First part seems moral and second part seems medical. I don't recall any
reference to it in De Vita, though we did not compile an index of
diseases. I cked the indices to Ps. Albertus Magnus Secreta Secretorum
and the Trotula, and there's nothing on it. It would come under the
humor phlegm, I would think.
Roger Kuin wrote:
> (apologies for X-posting)
> I wonder if anyone can give some help on 16C disease. In a 1575 letter
> to Languet, Philip Sidney writes about Protestant princes' (lack of)
> reaction to current dangers:
>> this is certain: our princes slumber altogether too much in a deep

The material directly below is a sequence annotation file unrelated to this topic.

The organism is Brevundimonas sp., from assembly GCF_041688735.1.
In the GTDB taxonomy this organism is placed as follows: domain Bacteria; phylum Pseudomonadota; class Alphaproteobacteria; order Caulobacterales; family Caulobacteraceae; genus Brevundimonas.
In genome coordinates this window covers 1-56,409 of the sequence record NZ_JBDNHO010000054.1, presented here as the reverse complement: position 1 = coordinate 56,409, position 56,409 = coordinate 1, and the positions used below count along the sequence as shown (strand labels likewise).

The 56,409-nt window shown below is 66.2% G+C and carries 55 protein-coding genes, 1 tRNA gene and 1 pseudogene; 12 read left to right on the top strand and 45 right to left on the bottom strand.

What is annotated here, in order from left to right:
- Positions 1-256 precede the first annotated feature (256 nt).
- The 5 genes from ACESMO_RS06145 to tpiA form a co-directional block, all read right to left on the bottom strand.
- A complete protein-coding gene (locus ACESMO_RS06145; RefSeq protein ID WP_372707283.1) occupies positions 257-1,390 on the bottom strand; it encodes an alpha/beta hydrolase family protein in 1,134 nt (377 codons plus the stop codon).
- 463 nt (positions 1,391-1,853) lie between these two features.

>> sleep. While they are acting so peacefully, I wish that they would
>> watch out, lest they fall into that sickness which joins Death's
>> image to Death itself.
> The 'sickness' to which he refers could of course simply be the sin of
> Sloth; but I was wondering if in Early Modern Europe there was any
> specific disease we know about that might have been described in this
> way. Encephalitis lethargica seems not to have turned up until the early
> 20C; and African Tryponosomiasis was, I believe, not known in Europe at
> the time.
> Any help much appreciated.
> Roger Kuin